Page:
Mr. Jekielek: Now, you’ve said this before, and I can’t remember if it was to me or I saw it in some of the materials I was reviewing earlier, but the important thing is to somehow, in this bizarre cultural reality that we’re facing today, is to somehow have these support systems exist for people pre them, making the decision, right? To talk, right?
Ms. Shaw: Yes. Yes. A journalist asked me, “What would you say to somebody who’s just stood up? How would you support them?” or something like that. And my response was, “I think there’s actually more support needed before that happens.”
Mr. Jekielek: Right.
Ms. Shaw: Because it takes a while to build the conviction and to understand that there’s nothing actually wrong with you. That the feeling that something’s not right is because something isn’t right. And you have a right and you can stand up and say something about it. And so, I mean, a lot of people, they accidentally do something and then they find out. But for somebody who decides to stand up, it takes a long time to get to that point of understanding that not only that you’re not wrong, but that this stuff is wrong. And two, that to assess your resources, if you will, once you’ve decided you want to take action, what kind of action do I want to take?
And how am I going to handle the fallout? And kind of get your ducks in a row first. So that’s, I think when the most support is needed. Because if people don’t even know, if they’re still confused about social justice and “Am I doing the right thing and am I a bad person for questioning this?” Then you’re not even close to being able to withstand, standing up and taking action to prepare yourself.
Mr. Jekielek: Well, if there’s one thing that the last two years have taught me, it’s how incredibly strong the social pressure or social influence or something like that is on humans by other humans, right?
Ms. Shaw: Yeah.
Mr. Jekielek: I mean, I frankly did not understand this. This has been a huge lesson for me. I want to kind of follow up a little bit on something you said in your acceptance speech. It has to do with how you understand the importance or the value or the role of the stories that we tell ourselves about ourselves and the world. You make this distinction between stories that are ours and stories that come from outside and and how these stories impact our emotions. This is a very interesting perspective. Tell me about this, yeah.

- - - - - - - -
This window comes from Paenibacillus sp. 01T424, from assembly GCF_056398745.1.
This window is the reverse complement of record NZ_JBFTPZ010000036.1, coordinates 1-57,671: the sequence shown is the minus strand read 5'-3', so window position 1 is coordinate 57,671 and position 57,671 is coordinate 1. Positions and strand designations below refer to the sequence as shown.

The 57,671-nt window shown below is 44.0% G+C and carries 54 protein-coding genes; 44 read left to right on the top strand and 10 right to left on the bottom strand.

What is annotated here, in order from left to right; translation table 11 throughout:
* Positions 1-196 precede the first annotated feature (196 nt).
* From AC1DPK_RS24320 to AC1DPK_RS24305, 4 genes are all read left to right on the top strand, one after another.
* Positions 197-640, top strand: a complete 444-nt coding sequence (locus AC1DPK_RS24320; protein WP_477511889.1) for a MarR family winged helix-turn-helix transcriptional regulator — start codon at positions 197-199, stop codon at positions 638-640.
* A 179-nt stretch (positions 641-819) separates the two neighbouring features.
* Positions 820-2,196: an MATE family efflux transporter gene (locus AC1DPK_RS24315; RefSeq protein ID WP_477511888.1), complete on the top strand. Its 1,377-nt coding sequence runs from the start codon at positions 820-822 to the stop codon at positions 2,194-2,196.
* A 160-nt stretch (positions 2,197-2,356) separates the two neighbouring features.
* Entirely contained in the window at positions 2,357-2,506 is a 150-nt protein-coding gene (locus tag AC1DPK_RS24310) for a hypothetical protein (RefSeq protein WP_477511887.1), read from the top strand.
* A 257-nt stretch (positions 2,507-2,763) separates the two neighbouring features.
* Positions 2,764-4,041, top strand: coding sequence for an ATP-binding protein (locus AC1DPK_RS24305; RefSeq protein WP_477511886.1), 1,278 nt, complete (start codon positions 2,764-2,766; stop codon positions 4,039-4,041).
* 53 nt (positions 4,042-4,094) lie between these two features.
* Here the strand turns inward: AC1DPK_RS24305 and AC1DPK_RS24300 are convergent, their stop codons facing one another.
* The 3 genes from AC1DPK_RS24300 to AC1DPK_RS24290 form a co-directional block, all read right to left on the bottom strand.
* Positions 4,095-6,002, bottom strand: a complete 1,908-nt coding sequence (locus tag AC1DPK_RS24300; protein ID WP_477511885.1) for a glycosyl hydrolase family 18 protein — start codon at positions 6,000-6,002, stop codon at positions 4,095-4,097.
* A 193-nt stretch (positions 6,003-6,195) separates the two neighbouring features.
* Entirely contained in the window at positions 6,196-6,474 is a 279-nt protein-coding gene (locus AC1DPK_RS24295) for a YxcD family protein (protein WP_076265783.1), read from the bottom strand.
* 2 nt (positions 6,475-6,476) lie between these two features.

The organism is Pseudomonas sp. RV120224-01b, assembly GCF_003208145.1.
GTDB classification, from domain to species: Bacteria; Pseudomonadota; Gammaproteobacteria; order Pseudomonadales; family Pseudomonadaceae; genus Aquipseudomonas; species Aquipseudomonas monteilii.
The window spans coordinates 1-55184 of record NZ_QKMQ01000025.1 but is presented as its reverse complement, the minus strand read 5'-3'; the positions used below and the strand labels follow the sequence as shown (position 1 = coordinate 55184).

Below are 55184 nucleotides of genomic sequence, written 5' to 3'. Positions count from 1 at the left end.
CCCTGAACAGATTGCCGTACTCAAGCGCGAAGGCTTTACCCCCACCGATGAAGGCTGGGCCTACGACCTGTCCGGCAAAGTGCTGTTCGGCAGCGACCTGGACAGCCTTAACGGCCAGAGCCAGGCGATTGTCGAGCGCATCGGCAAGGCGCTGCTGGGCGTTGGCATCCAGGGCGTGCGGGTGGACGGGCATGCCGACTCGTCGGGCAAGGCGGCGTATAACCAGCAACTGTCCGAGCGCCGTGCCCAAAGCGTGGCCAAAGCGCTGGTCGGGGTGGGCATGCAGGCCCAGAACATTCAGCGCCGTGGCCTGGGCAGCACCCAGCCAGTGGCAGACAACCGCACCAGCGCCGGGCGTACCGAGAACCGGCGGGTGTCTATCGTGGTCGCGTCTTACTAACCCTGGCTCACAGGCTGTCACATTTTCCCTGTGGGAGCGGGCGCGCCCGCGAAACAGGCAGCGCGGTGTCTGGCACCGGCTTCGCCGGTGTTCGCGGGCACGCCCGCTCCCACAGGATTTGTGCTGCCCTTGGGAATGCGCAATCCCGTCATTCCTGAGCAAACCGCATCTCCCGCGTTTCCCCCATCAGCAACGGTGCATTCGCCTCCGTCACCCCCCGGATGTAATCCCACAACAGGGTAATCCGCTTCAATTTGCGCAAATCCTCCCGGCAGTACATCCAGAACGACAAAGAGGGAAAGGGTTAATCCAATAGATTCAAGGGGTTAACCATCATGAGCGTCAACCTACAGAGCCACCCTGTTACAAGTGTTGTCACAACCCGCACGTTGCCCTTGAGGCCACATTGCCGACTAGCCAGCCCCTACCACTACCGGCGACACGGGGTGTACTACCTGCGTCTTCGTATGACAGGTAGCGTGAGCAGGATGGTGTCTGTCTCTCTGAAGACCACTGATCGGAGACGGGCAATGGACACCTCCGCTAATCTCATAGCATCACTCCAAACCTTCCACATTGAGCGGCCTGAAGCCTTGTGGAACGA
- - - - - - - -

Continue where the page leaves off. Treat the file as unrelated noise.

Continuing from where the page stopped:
Ms. Shaw: Well, I was thinking. I was going to receive this award, Hero of Intellectual Freedom. So I was trying to think of, what is intellectual freedom? What does that mean really? So I started thinking about the intellect. I started thinking that the intellect is not a reliable narrator. That’s what I decided. And that intellectual freedom is only really freedom if we have ownership over our intellectual process in the first place.
So what I mean by that is, and something that’s not discussed often is, the realm of the emotions and the role that that plays in intellectual freedom. So I saw a bumper sticker one time, this just came to me before I was receiving the word, said, “Don’t believe everything you think.” And I think that’s important to remember. Something to remind ourselves.
So when I’m talking about feelings, when I have a feeling, the feeling, it’s basically alerting me something’s going on. I don’t know what it is because the feeling doesn’t have a language. It is in the thought process, just a basic feeling. It’s not good or bad. But it alerts, it calls attention to our intellect. It kind of says, “Hey, there’s something interesting happening over here. Ooh, something doesn’t feel good. Come check this out.” And then our intellect comes in and it acts as a translator and interprets that feeling and tells us what’s going on. “Oh yeah. I’m feeling jealous. Why?” And then we explain that feeling or we assign meaning to it.
Sometimes the intellect gets it right and sometimes it doesn’t. In the case of this ideology, at Smith I had a feeling something felt bad about this ideology. And my intellect was fooled because my intellect was convinced by the [inaudible 00:43:57] faculty and administrators at Smith, that the reason I was having this doubtful feeling that something was off was an evidence of implicit racial bias. That my feeling of something went not quite right with this ideology was actually evidence of the ideology itself.